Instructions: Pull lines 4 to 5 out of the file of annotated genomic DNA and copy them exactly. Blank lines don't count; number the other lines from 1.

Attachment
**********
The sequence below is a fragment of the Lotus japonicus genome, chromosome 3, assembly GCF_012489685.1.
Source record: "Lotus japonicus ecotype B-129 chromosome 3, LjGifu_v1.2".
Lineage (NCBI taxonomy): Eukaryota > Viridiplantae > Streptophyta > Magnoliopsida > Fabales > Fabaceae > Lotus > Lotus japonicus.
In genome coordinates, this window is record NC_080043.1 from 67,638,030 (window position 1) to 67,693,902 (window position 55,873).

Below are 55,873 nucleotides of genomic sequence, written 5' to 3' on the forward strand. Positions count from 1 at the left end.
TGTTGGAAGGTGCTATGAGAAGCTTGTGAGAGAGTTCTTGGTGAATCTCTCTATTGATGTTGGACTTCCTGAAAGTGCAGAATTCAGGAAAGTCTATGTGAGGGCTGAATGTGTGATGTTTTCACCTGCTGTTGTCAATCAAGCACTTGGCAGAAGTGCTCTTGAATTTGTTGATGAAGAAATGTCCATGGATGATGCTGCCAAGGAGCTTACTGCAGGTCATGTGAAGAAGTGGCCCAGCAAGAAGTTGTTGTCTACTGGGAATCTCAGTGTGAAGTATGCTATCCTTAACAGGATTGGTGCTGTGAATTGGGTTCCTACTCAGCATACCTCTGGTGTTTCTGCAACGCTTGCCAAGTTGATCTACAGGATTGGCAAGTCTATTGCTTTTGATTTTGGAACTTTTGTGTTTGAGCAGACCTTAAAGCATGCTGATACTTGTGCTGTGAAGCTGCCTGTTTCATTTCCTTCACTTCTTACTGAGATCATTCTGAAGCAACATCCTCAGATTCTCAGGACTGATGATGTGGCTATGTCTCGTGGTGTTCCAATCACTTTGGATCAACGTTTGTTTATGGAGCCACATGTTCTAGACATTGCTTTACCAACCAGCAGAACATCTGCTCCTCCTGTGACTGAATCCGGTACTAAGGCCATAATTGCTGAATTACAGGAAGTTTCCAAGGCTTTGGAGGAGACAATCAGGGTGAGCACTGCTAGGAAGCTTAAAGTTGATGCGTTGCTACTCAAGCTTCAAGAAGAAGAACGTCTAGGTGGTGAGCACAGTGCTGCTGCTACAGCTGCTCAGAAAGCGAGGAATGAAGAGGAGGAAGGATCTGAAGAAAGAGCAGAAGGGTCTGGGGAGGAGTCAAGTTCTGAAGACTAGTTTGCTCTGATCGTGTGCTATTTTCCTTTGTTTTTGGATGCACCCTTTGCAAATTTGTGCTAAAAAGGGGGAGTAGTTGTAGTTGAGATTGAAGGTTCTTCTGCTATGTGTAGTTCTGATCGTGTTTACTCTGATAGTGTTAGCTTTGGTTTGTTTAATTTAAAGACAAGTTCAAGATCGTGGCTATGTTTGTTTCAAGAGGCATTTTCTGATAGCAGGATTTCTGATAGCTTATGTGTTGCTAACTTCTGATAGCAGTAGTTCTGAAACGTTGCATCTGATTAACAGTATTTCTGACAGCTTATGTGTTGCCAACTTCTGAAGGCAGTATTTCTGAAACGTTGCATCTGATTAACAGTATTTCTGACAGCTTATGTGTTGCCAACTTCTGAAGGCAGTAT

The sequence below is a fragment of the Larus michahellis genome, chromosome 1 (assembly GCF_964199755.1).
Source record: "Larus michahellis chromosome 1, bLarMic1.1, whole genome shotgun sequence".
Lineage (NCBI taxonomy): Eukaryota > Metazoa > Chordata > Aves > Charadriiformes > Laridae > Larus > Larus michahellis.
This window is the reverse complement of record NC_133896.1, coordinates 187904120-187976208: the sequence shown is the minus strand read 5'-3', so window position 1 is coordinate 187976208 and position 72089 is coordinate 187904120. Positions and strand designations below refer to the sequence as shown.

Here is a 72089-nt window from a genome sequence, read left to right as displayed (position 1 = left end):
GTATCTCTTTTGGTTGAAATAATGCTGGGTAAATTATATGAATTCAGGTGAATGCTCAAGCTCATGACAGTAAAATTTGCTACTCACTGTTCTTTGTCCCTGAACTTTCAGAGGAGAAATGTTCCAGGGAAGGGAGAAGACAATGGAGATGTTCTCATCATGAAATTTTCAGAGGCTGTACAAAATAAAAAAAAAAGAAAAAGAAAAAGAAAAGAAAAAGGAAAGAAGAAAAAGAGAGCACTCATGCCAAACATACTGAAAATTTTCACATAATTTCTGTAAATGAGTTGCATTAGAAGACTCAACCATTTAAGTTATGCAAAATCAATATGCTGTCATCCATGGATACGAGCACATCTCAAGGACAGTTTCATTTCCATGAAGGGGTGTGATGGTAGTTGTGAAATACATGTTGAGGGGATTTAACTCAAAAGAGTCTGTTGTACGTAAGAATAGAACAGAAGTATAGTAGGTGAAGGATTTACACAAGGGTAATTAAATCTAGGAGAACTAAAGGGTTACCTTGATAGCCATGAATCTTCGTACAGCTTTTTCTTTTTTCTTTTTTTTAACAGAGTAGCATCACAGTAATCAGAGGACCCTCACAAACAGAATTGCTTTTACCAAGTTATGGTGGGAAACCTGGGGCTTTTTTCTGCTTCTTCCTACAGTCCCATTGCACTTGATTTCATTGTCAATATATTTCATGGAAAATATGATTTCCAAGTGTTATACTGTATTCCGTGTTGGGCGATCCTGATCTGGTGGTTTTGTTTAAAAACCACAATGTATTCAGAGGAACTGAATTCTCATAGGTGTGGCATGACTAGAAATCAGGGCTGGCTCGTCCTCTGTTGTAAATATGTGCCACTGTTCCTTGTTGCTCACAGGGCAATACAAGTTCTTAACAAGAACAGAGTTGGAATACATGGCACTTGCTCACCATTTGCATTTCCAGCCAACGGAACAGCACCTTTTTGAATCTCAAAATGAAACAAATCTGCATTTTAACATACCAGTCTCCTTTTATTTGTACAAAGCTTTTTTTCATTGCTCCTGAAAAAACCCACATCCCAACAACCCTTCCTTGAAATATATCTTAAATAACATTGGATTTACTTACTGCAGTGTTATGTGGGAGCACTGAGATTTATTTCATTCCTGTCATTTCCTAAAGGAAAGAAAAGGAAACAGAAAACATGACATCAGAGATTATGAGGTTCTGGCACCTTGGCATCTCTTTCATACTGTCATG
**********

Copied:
In genome coordinates, this window is record NC_080043.1 from 67,638,030 (window position 1) to 67,693,902 (window position 55,873).

Below are 55,873 nucleotides of genomic sequence, written 5' to 3' on the forward strand. Positions count from 1 at the left end.